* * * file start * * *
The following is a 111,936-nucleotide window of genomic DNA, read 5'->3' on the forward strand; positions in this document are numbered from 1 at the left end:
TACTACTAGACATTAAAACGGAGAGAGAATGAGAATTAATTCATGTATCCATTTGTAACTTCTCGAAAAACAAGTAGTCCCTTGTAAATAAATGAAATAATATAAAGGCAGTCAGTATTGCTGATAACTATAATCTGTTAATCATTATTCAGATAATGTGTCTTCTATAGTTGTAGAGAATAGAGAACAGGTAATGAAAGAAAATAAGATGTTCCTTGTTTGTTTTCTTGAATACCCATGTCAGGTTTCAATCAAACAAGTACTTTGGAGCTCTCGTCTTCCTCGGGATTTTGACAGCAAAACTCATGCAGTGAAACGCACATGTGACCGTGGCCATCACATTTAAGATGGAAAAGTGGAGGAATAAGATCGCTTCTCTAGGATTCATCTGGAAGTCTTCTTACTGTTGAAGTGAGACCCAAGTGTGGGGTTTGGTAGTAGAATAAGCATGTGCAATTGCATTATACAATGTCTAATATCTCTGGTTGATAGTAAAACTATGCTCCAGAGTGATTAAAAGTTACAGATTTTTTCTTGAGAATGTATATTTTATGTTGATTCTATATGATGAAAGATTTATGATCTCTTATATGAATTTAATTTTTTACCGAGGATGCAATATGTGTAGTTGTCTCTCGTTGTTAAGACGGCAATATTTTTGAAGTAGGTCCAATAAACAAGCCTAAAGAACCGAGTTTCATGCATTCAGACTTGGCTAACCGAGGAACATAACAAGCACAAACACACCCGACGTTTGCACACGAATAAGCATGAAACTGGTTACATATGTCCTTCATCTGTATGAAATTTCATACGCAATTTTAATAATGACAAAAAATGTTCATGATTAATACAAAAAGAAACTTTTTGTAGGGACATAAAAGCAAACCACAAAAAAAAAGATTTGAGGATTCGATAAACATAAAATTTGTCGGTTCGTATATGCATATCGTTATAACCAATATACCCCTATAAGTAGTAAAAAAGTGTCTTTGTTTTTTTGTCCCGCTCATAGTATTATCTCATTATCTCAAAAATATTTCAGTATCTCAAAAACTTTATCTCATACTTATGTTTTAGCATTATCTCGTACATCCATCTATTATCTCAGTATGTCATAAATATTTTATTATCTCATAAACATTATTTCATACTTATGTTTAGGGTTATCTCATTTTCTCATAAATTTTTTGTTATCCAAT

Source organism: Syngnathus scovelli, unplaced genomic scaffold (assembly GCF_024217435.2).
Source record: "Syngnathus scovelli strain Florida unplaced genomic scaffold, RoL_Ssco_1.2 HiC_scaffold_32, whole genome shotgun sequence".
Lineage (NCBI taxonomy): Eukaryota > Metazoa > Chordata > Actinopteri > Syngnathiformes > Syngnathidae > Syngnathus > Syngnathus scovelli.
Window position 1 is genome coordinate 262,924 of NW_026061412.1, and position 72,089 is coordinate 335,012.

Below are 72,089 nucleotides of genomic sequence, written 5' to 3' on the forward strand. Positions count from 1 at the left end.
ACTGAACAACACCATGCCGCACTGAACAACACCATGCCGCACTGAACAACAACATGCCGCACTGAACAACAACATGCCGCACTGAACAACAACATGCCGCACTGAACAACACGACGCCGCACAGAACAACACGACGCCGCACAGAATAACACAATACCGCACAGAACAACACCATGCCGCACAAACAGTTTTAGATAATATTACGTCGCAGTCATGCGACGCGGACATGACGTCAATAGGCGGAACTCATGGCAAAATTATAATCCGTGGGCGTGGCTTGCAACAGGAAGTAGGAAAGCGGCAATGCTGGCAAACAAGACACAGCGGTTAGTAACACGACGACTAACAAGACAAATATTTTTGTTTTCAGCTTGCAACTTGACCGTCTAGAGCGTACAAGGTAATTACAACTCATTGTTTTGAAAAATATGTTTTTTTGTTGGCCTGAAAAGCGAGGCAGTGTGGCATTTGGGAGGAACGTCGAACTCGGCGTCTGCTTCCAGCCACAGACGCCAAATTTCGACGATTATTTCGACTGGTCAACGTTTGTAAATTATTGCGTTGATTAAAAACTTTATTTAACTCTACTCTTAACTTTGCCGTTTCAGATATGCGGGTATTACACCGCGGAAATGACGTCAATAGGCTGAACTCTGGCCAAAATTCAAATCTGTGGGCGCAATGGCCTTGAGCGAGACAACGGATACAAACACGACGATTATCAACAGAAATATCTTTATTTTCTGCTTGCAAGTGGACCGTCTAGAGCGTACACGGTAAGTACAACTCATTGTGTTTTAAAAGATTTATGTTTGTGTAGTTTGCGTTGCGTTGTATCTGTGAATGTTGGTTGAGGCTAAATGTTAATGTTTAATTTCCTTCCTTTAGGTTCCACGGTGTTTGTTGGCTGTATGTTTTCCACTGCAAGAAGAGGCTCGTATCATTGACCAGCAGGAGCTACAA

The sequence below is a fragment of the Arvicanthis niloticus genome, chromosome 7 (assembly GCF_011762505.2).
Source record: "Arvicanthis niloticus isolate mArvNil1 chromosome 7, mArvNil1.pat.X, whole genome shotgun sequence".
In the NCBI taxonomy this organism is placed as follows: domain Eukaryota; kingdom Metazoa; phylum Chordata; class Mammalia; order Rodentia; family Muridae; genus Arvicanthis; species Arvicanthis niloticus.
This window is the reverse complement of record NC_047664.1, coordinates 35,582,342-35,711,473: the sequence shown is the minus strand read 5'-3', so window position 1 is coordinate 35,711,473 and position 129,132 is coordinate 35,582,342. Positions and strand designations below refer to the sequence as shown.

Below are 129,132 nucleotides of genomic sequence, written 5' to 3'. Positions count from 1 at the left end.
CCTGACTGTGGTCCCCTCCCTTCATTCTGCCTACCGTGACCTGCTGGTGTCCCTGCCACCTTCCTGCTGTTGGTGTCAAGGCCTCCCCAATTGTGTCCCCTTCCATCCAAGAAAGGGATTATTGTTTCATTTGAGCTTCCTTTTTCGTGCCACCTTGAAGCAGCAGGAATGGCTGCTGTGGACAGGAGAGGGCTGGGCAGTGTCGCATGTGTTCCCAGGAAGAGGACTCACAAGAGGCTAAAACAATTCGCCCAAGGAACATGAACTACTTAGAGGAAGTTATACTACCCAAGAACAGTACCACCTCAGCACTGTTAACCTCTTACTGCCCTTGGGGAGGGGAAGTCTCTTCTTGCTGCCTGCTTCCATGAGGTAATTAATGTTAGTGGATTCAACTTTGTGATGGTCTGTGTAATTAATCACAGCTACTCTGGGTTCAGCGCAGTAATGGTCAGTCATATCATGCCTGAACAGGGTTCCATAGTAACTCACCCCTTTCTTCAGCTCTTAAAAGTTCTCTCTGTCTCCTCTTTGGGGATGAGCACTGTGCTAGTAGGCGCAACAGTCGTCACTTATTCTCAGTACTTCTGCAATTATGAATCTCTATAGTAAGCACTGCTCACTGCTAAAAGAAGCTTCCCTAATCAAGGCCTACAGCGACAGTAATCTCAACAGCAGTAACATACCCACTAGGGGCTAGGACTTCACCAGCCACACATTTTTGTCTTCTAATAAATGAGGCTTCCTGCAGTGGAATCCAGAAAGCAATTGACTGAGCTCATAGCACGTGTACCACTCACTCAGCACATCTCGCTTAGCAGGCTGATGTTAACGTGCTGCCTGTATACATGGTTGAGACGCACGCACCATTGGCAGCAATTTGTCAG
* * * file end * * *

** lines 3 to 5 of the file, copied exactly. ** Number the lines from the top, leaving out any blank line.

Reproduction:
Source organism: Syngnathus scovelli, unplaced genomic scaffold (assembly GCF_024217435.2).
Source record: "Syngnathus scovelli strain Florida unplaced genomic scaffold, RoL_Ssco_1.2 HiC_scaffold_32, whole genome shotgun sequence".
Lineage (NCBI taxonomy): Eukaryota > Metazoa > Chordata > Actinopteri > Syngnathiformes > Syngnathidae > Syngnathus > Syngnathus scovelli.